Gas chart gifFor our latest research report, we looked at gasoline consumption data in the Northwest for 2008 and found some significant drops. In fact, total gasoline consumption saw the biggest drop since 1980. It would be easy to attribute this to high gas prices and the economic downturn we experienced last year, but the fact is that this drop actually marks an acceleration of a trend that’s been going on in the Northwest for nearly a decade.

That’s right. Per capita gasoline consumption has dropped in 8 of the last 9 years. Northwesterners are leading the way as the nation takes steps to get off the volatile fossil fuel roller coaster. So, while price and economic factors play a role, we can also track a decade of smart trends that reduce consumption: several decades of smart growth policies, increased transit use, and improved fuel efficiency are just a few.

And even now that gas prices are a bit lower, early 2009 data indicates that our healthier new habits are sticking. In early 2009, Vehicle Miles Traveled have dropped as well adding some depth to our picture of how folks in the Northwest are taking steps to get off the volatile fossil fuel roller coaster.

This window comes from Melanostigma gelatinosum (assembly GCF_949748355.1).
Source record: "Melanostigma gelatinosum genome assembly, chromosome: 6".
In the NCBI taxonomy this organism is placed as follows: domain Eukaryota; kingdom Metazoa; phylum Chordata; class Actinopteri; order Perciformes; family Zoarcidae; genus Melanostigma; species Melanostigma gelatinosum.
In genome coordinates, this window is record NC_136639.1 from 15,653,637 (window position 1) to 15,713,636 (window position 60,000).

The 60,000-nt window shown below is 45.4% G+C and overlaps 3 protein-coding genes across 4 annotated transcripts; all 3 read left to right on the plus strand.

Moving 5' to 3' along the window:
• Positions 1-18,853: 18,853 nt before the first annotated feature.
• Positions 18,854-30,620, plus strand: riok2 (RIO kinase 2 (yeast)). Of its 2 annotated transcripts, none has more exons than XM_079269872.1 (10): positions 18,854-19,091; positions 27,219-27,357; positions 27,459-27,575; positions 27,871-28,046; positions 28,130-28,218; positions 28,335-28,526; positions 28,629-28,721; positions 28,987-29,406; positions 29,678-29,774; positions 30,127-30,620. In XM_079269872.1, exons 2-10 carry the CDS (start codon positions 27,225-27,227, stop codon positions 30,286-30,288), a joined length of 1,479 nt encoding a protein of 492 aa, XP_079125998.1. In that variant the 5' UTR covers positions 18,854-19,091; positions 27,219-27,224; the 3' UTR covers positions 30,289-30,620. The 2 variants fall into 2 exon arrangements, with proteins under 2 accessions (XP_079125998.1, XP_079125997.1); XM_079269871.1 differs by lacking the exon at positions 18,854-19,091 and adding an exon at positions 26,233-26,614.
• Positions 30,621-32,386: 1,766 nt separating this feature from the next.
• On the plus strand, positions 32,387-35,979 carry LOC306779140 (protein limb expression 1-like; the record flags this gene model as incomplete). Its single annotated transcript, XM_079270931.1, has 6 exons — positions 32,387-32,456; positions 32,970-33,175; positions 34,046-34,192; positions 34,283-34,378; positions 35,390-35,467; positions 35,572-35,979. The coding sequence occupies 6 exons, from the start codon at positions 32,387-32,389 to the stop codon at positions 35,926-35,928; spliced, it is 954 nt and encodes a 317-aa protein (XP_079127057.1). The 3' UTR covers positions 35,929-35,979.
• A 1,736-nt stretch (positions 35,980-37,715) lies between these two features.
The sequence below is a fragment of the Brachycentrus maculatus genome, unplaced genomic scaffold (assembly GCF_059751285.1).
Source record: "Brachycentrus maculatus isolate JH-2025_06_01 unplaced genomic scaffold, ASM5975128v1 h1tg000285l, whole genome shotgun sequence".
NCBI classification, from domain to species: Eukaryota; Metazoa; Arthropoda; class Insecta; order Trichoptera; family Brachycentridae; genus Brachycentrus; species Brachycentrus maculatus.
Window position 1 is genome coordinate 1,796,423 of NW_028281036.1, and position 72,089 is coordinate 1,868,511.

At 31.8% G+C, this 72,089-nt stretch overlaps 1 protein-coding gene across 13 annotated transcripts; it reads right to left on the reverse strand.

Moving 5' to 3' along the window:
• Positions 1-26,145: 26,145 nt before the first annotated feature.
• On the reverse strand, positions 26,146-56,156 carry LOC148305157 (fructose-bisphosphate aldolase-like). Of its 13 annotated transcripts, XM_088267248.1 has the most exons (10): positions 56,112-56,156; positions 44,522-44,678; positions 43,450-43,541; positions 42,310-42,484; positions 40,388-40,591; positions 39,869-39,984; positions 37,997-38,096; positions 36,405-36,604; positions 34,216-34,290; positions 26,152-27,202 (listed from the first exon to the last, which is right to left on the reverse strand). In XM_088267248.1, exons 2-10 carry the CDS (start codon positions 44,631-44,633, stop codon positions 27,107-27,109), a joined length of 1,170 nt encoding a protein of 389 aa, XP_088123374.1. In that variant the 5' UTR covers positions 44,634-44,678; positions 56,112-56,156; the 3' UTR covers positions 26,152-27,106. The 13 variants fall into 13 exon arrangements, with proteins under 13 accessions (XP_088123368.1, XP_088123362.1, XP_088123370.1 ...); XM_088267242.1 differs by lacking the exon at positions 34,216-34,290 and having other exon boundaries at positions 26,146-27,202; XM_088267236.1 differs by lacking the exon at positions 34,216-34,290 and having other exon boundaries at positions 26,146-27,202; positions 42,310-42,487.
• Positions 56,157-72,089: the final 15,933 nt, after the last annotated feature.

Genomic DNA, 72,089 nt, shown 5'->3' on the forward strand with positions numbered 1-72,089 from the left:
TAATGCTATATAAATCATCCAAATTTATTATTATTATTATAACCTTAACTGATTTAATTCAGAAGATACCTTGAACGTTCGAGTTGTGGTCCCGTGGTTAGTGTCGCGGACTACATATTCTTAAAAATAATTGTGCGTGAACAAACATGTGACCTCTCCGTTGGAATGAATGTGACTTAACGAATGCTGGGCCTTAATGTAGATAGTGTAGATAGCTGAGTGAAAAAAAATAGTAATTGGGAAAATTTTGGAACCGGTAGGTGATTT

What does it mean for local decision-makers? For one, investments in freeway capacity no longer make as much sense as investments in transit, walkable communities, and efficiency.

The full report is available here. Here are some of the key findings:

    •  We’re using less gas. Gasoline consumption is falling in the Northwest states of Idaho, Oregon and Washington. In 2008, per-person consumption dropped to the lowest level since 1965, and total gasoline consumption had its biggest drop since 1980.
    • Our travel habits are changing. While gasoline prices have been volatile, declines in gasoline consumption per capita have continued through the fluctuations of the last decade. Last year’s dramatic price swings resulted in record-high transit ridership—and for some northwesterners, these changes are sticking
    • Unemployment is up. Recession has hit the Northwest hard, and many are out of jobs. Last year’s combination of high fuel prices and tight family budgets trimmed fuel consumption dramatically.
    • Smart policies lead to long term progress. Policy changes—like better transportation alternatives and more-compact urban growth—can sustain momentum toward lower gas consumption.
    • Smart investments give us more choices. Declining gas consumption and driving have implications for transportation spending. They suggest prioritizing road maintenance and transit investments over highway building.